This paper looks at childbirth within the medical pluralistic context of a Moroccan oasis, where the local knowledge of birth is a contested domain. Central in the social reproduction of the community, it is perceived as endangered by the lack of its transmission and by the attempts of eradicating the role of 'traditional birth attendants' ('TBAs'). National policies actually strive for the medicalisation of birth and forbid their training. Some local birth attendants incorporate instead local and biomedical knowledge of birth eclectically. Flexibility, pluralism and pragmatism come significantly into play also in mothers' approaches to childbirth, especially in facing complications during labour and in balancing between the risks of home birth and those of long-distance transfer to hospital. This paper argues, therefore, that birth practices, understandings of risk, the access to prenatal care and maternal mortality are as much socio-cultural as historical products, to be contextualized in the broader political economy of health.
Non-institutional healing practice as a response to ethical crisis in Slovenia
This research seeks to present how and why certain women in Slovenia use non-institutional complementary healing techniques in order to solve their mental and emotional issues. I was interested in how 'new age spirituality' is used in personal ethical reconstruction of purpose amidst the profound social changes in times of Slovenian transition, that resulted in economic, health care and social crisis, since entering EU (2004). I argue that diversification of healing approaches in the era of neoliberal capitalism, is a creative non-institutional act, that aims to recreate social networks that existed in socialism, with adding the spiritual dimension that was absent before. The main critique of 'new age spirituality' is, that it actually propels neoliberal economy and 'self-management'. I will claim that in post-socialist circumstances 'new age spirituality' can act as a diversification for the postmodern fascism of profit at any stake.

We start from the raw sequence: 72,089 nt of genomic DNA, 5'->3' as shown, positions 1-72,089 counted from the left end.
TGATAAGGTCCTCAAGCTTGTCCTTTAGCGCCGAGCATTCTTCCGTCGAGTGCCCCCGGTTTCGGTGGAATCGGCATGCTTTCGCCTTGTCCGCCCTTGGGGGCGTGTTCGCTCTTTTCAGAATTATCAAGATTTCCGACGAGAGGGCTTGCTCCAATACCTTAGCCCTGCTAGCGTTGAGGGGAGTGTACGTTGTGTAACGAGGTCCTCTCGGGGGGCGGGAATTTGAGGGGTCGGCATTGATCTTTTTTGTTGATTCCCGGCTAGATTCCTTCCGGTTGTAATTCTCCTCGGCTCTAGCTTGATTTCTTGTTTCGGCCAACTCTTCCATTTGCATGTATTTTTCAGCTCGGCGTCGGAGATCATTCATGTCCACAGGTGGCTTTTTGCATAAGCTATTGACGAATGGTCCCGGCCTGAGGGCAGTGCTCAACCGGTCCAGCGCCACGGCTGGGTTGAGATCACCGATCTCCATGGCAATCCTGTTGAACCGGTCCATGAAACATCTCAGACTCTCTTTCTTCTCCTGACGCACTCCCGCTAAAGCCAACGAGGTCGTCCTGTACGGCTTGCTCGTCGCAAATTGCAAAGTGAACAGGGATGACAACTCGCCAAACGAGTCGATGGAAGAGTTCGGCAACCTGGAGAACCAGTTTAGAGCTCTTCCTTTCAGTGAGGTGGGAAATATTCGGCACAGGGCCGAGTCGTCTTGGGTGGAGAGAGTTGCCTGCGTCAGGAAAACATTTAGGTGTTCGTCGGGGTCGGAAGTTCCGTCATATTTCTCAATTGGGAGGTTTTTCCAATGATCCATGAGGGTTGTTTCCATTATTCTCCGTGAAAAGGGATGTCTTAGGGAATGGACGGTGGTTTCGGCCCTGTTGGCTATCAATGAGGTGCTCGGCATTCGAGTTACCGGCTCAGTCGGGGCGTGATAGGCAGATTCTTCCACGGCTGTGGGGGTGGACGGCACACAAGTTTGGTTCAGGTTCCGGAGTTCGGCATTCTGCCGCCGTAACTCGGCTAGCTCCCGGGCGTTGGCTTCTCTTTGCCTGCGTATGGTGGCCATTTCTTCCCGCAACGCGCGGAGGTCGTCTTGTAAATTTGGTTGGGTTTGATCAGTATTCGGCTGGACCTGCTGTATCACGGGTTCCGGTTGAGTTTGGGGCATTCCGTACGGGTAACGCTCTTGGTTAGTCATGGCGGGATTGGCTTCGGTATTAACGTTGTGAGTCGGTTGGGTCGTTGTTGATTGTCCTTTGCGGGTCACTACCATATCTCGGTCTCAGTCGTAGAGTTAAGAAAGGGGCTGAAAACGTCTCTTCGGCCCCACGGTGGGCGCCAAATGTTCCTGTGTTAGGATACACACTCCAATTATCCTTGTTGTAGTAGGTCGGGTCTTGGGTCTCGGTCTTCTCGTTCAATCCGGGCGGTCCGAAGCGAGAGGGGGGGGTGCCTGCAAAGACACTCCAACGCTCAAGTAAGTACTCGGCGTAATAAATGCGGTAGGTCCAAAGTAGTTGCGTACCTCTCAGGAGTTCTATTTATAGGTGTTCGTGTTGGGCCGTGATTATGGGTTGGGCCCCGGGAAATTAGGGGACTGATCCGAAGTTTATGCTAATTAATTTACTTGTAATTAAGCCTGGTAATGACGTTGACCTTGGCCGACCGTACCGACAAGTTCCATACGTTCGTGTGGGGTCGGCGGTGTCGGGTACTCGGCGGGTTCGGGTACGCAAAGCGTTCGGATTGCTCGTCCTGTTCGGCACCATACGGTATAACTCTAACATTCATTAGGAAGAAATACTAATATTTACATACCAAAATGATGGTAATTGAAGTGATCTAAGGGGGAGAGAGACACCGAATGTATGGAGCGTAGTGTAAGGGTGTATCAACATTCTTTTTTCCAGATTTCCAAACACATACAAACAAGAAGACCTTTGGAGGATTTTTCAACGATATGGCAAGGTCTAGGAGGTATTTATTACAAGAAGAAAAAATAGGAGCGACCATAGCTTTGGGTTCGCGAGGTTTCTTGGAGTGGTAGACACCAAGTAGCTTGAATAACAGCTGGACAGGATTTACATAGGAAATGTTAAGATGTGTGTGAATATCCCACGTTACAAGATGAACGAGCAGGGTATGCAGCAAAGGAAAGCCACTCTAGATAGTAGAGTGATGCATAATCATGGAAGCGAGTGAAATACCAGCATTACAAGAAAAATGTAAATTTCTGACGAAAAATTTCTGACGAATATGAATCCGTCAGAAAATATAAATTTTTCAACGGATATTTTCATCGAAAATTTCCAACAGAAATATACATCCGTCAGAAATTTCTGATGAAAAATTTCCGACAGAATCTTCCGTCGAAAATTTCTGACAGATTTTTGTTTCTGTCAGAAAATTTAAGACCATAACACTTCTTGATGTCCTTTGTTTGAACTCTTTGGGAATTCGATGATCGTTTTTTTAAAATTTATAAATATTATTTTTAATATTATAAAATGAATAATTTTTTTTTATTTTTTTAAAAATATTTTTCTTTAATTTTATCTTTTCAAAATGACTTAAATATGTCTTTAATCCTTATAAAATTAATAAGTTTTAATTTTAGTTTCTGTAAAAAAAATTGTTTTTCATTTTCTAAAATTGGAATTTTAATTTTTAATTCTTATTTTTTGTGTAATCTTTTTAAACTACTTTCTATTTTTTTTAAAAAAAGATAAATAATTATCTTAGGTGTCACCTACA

An evaluation of healthcare services' provision in relation to children's perspectives: a reflection of dilemmas in applied medical anthropology